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photo credit: Jakob Layman

Yang’s Kitchen review image

Yang’s Kitchen

$$$$

112 W Main Street, Alhambra
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“I live here now.”

It’s a phrase muttered frequently these days, perhaps when one finally finds the exact right water temperature in the shower, climbs into a bed with clean sheets, or walks into a West Elm for the first time. The intention, of course, is never to actually take up residence - it’s an admission of joy, and an effective way to keep tabs on those tiny moments in the day that make us the happiest.

We’ve caught ourselves saying it several times at Yang’s Kitchen. A meal at this tiny Taiwanese cafe in Alhambra isn’t just a few moments of happiness though, it’s a non-stop collection of them, a greatest-hits meal featuring some of the most interesting and exciting Taiwanese food we’ve ever eaten in LA.

It doesn’t take long for Yang’s Kitchen to win you over. In fact, it’ll probably happen the moment you walk in. For all the legendary restaurants inside Alhambra city limits, the downtown area skews generic - complete with an Applebee’s, a Burlington Coat Factory, and plenty of fro-yo. Yang’s is a respite from all of that. The casual, order-at-the-counter space feels like a cafe you’d find on the top floor of a high-end bookstore. The kind of place where you sit down to peruse the book you just bought, and end up spending all afternoon there because you were so comfortable you forgot to leave. At Yang’s, though, you’ll be doing a lot more eating than reading.

Yang’s Kitchen review image

photo credit: Jakob Layman

If you’re going for the first time, we recommend wrangling at least two or three friends to join you. This isn’t to say the menu is large, it’s just that you’re going to want to eat everything on it. Your first order of business needs to be the braised pork rice. This is a dish you can find on almost any Taiwanese menu in town, and yet, you won’t find one even half as memorable as Yang’s. The pork itself is braised in both onion and apple, giving it a slightly sweet quality that pairs perfectly with the savory soy egg and fermented mustard-green relish that comes on top. On subsequent visits (because there will be subsequent visits) you’ll tell yourself to branch out and order something new, but this dish will end up on your table every single time. Don’t fight it.

From there, concentrate on the scallion pancakes. We fully endorse ordering a plain version with butter and scallions so you can appreciate this dish in its simplest form, but the real move is to order it as a wrap instead. We love the chicken, which comes dressed in a heavy shiso pesto aioli and is basically the freshest chicken salad on the planet, but it’s the beef version that you won’t be able to stop talking about. Topped with ponzu pico de gallo, pickled carrots and onions, and fermented hot sauce, there’s no shortage of components in play here, but they all work. The heat cuts through the brininess of the vegetables, and the salt from the ponzu soaks into the beef, assuring it doesn’t get overpowered by anything.

By the time the pork strozzapreti - a parmesan-covered bowl of wheat pasta that would be a highlight on any Italian menu in town - hits the table, you’re going to be well into your third “I live here now.” Only you’re not saying it to your friends or even yourself at this point, you’re checking Zillow, wonder exactly what your options are.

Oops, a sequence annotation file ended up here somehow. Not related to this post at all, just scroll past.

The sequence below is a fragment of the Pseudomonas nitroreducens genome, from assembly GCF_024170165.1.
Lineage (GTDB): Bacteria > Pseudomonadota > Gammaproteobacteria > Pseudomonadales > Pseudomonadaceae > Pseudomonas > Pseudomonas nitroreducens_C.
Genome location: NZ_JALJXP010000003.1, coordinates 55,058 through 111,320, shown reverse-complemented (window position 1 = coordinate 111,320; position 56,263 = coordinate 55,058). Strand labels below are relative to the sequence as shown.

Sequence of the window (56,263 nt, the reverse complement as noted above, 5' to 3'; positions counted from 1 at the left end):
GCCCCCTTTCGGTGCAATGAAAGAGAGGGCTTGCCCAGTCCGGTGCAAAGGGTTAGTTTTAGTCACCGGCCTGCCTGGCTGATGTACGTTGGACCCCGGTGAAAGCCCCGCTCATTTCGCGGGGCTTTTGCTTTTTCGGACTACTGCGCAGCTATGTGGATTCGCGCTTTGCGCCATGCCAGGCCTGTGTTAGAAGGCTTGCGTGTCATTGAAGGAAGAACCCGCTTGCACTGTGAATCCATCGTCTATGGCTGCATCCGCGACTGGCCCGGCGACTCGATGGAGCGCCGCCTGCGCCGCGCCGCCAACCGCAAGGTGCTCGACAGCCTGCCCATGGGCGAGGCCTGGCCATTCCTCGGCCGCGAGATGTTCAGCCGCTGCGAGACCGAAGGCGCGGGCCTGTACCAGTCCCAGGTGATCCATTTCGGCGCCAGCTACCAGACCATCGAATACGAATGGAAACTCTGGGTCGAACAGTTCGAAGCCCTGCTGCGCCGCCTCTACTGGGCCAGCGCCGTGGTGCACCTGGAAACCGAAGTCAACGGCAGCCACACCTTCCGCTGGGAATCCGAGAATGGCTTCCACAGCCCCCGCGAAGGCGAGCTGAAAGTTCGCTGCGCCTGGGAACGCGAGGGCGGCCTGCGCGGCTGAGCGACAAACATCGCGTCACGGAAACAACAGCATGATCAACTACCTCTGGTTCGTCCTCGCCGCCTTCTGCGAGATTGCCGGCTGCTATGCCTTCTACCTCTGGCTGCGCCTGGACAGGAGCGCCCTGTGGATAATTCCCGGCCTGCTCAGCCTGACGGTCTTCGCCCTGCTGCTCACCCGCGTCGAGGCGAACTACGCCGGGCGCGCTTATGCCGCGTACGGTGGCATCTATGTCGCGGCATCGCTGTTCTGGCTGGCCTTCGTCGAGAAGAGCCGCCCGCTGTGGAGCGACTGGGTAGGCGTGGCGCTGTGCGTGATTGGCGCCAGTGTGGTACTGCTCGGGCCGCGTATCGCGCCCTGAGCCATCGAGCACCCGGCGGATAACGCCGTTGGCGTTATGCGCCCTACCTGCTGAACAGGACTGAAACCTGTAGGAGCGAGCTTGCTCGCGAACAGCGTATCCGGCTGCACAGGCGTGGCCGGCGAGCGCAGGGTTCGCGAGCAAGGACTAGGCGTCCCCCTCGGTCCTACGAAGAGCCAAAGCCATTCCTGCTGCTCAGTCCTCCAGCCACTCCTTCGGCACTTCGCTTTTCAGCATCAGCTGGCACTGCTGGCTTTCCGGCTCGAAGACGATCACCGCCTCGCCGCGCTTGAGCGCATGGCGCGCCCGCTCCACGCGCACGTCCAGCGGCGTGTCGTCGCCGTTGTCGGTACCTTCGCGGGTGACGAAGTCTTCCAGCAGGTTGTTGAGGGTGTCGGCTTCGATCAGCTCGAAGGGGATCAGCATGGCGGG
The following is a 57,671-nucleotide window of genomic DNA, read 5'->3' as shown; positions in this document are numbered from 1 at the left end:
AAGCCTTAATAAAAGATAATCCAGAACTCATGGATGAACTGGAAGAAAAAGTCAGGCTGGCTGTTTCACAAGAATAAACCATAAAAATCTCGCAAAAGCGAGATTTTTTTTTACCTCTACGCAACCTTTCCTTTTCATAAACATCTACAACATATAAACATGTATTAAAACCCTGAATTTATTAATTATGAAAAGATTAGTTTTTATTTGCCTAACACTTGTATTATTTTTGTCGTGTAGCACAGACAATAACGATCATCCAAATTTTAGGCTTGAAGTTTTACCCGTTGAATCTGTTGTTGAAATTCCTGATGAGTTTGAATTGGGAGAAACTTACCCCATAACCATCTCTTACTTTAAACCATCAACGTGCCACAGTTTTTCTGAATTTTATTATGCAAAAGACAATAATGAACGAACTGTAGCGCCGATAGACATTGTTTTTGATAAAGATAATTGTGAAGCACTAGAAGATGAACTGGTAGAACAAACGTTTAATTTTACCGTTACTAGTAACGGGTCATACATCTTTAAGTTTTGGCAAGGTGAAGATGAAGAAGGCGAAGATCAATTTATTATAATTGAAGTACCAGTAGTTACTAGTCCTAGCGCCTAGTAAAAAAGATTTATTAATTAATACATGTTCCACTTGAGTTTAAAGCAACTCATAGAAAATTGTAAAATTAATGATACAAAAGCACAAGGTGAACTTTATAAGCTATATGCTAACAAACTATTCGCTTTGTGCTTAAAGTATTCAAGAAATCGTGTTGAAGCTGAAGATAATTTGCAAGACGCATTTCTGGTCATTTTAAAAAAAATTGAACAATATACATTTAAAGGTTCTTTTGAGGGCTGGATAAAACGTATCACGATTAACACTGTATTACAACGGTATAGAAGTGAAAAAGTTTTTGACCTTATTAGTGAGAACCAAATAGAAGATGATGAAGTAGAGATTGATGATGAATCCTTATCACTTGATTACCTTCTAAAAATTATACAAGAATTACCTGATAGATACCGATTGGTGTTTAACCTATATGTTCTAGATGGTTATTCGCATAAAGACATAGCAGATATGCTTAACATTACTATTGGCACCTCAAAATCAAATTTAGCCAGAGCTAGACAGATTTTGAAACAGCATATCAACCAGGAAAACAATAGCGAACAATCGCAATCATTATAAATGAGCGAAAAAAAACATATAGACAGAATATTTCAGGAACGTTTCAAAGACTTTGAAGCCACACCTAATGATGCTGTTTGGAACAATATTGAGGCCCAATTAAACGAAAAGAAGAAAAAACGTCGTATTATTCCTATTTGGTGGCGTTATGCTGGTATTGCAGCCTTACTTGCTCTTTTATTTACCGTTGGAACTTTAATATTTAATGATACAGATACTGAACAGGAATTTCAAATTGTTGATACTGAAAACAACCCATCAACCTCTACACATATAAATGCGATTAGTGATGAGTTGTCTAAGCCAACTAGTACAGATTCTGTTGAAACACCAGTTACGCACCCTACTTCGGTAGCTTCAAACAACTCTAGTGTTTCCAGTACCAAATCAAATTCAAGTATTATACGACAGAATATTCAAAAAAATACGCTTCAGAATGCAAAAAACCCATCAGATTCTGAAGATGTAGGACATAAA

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Food Rundown

Yang’s Kitchen review image

photo credit: Jakob Layman

Braised Pork Rice

You can find this dish in almost any Taiwanese restaurant in LA, but this is far and away the best version we’ve eaten. Slightly sweet braised pork, soy egg, and fermented mustard-green relish - it’s a remarkably simple dish, but one you’ll be thinking about for several days afterwards.

Yang’s Kitchen review image

photo credit: Jakob Layman

Cold Sesame Noodles

Not the best sesame cold noodles we’ve even eaten, but this is a dish that’s made it onto our table every time we’ve gone to Yang’s. Chewy wheat noodles in an absurdly refreshing sesame sauce all topped with cucumbers, peanuts, pickled carrots, and cilantro. When LA’s next heat wave inevitably hits, protect yourself with this.

Yang’s Kitchen review image

photo credit: Jakob Layman

Roasted Squash And Kale Salad

The fact there’s a kale salad on Yang’s menu at all is noteworthy - the fact that it’s better than most you’ll find in West Hollywood proves this place knows exactly what they’re doing.

Yang’s Kitchen review image

photo credit: Jakob Layman

Pork Strozzapreti

You might be hesitant to order a parmesan-covered pasta at Taiwanese cafe, but unlike your decision to skip the Charlie’s Angels reboot, don’t listen to your gut. This perfectly cooked bowl of pasta is one of the best things on Yang’s menu, and because it contains the same pork and fermented relish as the rice bowl, it ties in seamlessly with the rest of your meal.

Yang’s Kitchen review image

photo credit: Jakob Layman

Beef Noodle Soup

This is a dish you’ll see on over half the tables at Yang’s, and while it’s definitely solid, there are better versions around town. Unless you’re really in the mood for a hot bowl of soup, skip this en lieu of other dishes.

Yang’s Kitchen review image

photo credit: Jakob Layman

Beef Scallion Wrap

Packed with ponzu pico de gallo, pickled vegetables, and fermented hot sauce, this beef wrap is our favorite thing at Yang’s - and one of the most memorable bites of food we’ve had in a long time. There’s a lot going on here, but it’s all balanced out perfectly by the flaky, roti-like scallion pancake that it comes wrapped in.

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